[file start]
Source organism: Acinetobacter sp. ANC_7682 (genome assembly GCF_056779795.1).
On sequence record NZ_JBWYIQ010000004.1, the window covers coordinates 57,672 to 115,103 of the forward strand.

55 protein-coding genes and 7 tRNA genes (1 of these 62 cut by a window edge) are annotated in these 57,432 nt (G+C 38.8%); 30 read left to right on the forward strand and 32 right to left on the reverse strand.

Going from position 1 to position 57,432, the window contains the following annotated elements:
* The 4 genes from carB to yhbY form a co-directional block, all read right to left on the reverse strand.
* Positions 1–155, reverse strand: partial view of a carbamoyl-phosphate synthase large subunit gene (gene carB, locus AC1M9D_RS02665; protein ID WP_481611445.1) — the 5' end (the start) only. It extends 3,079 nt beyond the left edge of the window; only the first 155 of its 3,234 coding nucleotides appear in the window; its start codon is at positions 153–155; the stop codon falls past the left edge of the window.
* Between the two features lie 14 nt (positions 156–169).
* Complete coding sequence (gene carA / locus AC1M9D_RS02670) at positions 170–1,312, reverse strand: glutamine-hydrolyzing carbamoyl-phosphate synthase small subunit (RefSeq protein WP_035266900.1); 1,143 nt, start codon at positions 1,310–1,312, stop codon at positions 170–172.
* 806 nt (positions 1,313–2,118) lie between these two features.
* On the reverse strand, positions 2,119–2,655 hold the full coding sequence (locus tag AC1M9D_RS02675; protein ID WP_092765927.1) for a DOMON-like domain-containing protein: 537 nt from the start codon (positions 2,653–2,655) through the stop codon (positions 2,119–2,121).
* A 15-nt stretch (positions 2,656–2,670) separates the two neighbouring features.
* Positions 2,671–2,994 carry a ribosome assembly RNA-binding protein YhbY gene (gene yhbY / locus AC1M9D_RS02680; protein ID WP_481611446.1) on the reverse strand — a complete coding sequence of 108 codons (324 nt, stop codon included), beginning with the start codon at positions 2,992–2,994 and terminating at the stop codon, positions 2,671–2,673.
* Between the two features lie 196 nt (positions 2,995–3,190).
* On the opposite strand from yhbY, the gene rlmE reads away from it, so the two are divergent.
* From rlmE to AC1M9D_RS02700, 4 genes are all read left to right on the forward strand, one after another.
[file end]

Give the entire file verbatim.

Source organism: Acinetobacter sp. ANC_7682 (genome assembly GCF_056779795.1).
On sequence record NZ_JBWYIQ010000004.1, the window covers coordinates 57,672 to 115,103 of the forward strand.

55 protein-coding genes and 7 tRNA genes (1 of these 62 cut by a window edge) are annotated in these 57,432 nt (G+C 38.8%); 30 read left to right on the forward strand and 32 right to left on the reverse strand.

Going from position 1 to position 57,432, the window contains the following annotated elements:
* The 4 genes from carB to yhbY form a co-directional block, all read right to left on the reverse strand.
* Positions 1–155, reverse strand: partial view of a carbamoyl-phosphate synthase large subunit gene (gene carB, locus AC1M9D_RS02665; protein ID WP_481611445.1) — the 5' end (the start) only. It extends 3,079 nt beyond the left edge of the window; only the first 155 of its 3,234 coding nucleotides appear in the window; its start codon is at positions 153–155; the stop codon falls past the left edge of the window.
* Between the two features lie 14 nt (positions 156–169).
* Complete coding sequence (gene carA / locus AC1M9D_RS02670) at positions 170–1,312, reverse strand: glutamine-hydrolyzing carbamoyl-phosphate synthase small subunit (RefSeq protein WP_035266900.1); 1,143 nt, start codon at positions 1,310–1,312, stop codon at positions 170–172.
* 806 nt (positions 1,313–2,118) lie between these two features.
* On the reverse strand, positions 2,119–2,655 hold the full coding sequence (locus tag AC1M9D_RS02675; protein ID WP_092765927.1) for a DOMON-like domain-containing protein: 537 nt from the start codon (positions 2,653–2,655) through the stop codon (positions 2,119–2,121).
* A 15-nt stretch (positions 2,656–2,670) separates the two neighbouring features.
* Positions 2,671–2,994 carry a ribosome assembly RNA-binding protein YhbY gene (gene yhbY / locus AC1M9D_RS02680; protein ID WP_481611446.1) on the reverse strand — a complete coding sequence of 108 codons (324 nt, stop codon included), beginning with the start codon at positions 2,992–2,994 and terminating at the stop codon, positions 2,671–2,673.
* Between the two features lie 196 nt (positions 2,995–3,190).
* On the opposite strand from yhbY, the gene rlmE reads away from it, so the two are divergent.
* From rlmE to AC1M9D_RS02700, 4 genes are all read left to right on the forward strand, one after another.